Mets continue to stand pat on Cespedes

Mets continue to stand pat on Cespedes

NEW YORK -- Though the market for Yoenis Cespedes may be heating up a bit, the Mets for now remain on the sidelines.

Half a day after the Orioles reportedly offered a five-year contract to lure Cespedes to Baltimore, a Mets source said on Friday that the team has not extended the outfielder an offer of its own. Mets officials indicated earlier this week that they were leaving the door open for Cespedes to return on a one-year deal, but that they didn't expect him realistically to do so.

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Still, until Thursday evening, Cespedes had not received any reported offers. Baltimore's could have been a reaction to its wait for Chris Davis, the club's longtime first baseman who reportedly agreed to a seven-year, $161 million pact to return to the O's on Saturday.

Cespedes, 30, was said to be weighing Baltimore's approximately $90 million offer against the knowledge that the Mets could still make a one-year offer with a greater average annual value. With Davis landing back with the Birds, that avenue appears to be closed.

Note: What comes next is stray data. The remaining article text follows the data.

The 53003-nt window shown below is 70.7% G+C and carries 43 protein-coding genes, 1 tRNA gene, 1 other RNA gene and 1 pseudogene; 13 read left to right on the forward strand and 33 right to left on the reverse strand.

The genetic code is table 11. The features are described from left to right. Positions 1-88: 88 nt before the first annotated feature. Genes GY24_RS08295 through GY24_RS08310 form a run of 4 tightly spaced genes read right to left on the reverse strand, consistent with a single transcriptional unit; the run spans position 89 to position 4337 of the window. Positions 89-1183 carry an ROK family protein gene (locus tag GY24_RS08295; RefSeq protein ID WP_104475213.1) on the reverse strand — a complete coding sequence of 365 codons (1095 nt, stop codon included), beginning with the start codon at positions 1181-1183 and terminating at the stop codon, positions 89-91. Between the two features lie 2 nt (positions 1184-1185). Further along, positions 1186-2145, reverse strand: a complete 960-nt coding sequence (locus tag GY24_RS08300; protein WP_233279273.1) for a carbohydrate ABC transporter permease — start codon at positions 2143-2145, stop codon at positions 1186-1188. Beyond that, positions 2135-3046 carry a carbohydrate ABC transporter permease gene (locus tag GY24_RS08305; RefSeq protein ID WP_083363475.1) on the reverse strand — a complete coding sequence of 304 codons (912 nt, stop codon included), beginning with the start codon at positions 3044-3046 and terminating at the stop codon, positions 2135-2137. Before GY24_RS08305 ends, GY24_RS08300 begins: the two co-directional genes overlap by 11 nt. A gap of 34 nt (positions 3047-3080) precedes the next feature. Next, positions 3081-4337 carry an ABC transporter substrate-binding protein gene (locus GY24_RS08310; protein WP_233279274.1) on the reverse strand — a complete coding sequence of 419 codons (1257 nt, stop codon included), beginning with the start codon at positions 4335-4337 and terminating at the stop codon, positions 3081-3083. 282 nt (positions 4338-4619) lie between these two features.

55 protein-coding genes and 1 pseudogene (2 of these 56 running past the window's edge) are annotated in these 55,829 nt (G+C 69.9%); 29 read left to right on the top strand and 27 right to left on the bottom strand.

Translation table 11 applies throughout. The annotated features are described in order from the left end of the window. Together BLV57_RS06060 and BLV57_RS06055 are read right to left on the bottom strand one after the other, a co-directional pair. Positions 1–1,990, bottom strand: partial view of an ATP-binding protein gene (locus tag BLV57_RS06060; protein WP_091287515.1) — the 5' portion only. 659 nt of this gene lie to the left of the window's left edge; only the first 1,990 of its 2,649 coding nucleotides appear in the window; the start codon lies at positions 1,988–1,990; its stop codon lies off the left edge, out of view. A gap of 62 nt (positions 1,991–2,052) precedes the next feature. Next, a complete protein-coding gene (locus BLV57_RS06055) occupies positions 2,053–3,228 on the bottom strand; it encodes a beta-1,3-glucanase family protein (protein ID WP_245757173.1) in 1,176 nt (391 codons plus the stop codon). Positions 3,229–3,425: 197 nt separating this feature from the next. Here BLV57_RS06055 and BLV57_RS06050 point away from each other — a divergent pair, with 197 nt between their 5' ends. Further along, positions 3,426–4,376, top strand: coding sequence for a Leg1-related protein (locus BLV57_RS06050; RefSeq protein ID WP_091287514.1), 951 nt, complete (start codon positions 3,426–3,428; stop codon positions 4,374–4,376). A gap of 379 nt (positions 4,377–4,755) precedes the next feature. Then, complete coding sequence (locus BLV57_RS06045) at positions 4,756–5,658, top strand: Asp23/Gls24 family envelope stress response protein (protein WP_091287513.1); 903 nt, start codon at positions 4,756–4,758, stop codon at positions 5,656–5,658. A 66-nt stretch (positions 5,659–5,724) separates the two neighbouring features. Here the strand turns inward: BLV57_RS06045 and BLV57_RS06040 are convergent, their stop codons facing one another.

For now, it remains wishful thinking for a New York fan base that fell in love with Cespedes when he hit 17 homers in 31 games last August and September. Though Cespedes was a significant reason why the Mets made the playoffs, the team since November has been open regarding its lack of interest in a reunion. Curtis Granderson and Michael Conforto are entrenched in New York's two corner-outfield spots, while newcomer Alejandro De Aza projects to join Juan Lagares in center. The Mets are still searching for a right-handed-hitting fifth outfielder, but they expect to sign a backup type instead of a superstar such as Cespedes.

The Mets' hesitancy to sign Cespedes centers around his age, his career .319 on-base percentage and the fact that they do not see him as a viable long-term solution in center field. Cespedes would need to play there for at least two seasons with the Mets (until Granderson's deal expires), marginalizing Lagares and De Aza.

Anthony DiComo is a reporter for MLB.com. Follow him on Twitter @AnthonyDiComo and Facebook, and listen to his podcast. This story was not subject to the approval of Major League Baseball or its clubs.